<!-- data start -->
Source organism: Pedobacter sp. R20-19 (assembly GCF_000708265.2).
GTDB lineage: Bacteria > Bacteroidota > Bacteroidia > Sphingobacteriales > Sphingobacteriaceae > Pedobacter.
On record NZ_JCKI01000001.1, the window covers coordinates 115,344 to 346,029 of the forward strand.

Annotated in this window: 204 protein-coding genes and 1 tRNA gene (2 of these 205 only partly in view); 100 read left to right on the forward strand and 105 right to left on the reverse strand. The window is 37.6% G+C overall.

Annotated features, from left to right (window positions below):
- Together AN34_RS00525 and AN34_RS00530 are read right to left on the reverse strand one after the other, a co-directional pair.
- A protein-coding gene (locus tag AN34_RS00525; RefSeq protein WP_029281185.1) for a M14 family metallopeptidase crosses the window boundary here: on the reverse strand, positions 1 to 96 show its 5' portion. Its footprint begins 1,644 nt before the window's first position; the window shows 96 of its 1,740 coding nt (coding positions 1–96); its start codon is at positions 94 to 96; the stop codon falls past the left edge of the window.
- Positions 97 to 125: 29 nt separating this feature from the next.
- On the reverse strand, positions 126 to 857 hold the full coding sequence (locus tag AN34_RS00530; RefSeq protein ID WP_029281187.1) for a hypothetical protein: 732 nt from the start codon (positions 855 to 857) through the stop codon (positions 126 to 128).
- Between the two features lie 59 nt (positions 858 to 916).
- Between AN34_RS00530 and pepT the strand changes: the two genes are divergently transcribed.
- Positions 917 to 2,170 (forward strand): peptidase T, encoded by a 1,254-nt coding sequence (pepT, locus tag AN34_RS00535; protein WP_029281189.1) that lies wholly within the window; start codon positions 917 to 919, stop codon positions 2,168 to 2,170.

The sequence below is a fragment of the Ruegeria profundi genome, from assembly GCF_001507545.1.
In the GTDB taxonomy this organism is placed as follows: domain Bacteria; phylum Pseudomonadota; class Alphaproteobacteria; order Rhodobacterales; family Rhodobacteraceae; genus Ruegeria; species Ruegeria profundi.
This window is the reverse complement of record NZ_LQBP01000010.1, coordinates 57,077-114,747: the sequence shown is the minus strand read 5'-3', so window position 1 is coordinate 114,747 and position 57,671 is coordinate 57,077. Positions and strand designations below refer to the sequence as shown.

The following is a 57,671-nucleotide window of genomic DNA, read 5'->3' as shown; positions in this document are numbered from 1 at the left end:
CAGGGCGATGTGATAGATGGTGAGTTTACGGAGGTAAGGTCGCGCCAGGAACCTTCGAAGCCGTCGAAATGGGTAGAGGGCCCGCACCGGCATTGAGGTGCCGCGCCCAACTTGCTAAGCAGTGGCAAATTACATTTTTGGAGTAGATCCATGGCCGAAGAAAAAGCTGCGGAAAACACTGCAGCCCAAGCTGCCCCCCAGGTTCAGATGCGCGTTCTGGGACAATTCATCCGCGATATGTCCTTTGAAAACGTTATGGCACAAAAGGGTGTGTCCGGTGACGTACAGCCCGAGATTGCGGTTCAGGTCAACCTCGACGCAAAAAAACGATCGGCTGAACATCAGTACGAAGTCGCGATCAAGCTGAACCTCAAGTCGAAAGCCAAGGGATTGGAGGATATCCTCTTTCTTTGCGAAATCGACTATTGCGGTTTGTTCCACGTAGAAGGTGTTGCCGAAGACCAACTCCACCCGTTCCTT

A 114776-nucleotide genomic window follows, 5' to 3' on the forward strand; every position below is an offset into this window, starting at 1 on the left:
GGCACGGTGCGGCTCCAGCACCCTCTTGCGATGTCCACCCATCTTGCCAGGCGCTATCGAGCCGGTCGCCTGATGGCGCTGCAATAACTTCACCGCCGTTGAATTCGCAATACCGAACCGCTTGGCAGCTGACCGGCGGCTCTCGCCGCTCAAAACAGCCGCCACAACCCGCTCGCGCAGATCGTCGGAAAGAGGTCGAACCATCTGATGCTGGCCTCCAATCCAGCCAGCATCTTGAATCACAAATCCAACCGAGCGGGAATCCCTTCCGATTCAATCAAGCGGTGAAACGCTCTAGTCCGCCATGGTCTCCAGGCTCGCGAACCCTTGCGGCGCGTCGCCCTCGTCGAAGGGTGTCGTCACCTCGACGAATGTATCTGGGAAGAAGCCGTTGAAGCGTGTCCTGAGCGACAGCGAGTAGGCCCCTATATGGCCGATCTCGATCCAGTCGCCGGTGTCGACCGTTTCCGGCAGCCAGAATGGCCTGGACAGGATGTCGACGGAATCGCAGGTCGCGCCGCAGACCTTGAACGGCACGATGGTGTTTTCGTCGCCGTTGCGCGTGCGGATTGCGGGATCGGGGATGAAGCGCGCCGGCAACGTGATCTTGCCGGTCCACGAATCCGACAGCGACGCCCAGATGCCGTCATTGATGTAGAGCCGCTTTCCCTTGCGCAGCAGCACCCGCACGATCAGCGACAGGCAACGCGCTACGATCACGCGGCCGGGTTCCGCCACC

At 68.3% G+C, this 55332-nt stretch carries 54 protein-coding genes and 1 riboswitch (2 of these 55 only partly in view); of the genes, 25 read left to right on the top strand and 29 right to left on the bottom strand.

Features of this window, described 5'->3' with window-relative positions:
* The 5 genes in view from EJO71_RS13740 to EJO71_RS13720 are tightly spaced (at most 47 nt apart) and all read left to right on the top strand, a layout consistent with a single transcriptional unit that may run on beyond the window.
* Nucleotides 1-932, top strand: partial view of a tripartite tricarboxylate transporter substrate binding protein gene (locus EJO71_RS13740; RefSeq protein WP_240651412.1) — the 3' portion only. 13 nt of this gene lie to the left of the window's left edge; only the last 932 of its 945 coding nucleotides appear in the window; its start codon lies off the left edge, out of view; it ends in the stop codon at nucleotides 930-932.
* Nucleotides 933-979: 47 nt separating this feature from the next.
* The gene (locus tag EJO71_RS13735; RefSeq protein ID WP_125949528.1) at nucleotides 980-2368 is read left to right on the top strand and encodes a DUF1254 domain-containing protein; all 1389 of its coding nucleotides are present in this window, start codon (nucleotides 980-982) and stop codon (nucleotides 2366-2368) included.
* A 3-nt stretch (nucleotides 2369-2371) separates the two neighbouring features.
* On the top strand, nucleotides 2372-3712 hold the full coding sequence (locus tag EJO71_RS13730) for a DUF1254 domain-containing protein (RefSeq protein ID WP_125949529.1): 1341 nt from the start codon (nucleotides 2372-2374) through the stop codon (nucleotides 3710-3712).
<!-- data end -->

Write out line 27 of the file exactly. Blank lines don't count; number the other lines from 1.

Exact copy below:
* On the top strand, nucleotides 2372-3712 hold the full coding sequence (locus tag EJO71_RS13730) for a DUF1254 domain-containing protein (RefSeq protein ID WP_125949529.1): 1341 nt from the start codon (nucleotides 2372-2374) through the stop codon (nucleotides 3710-3712).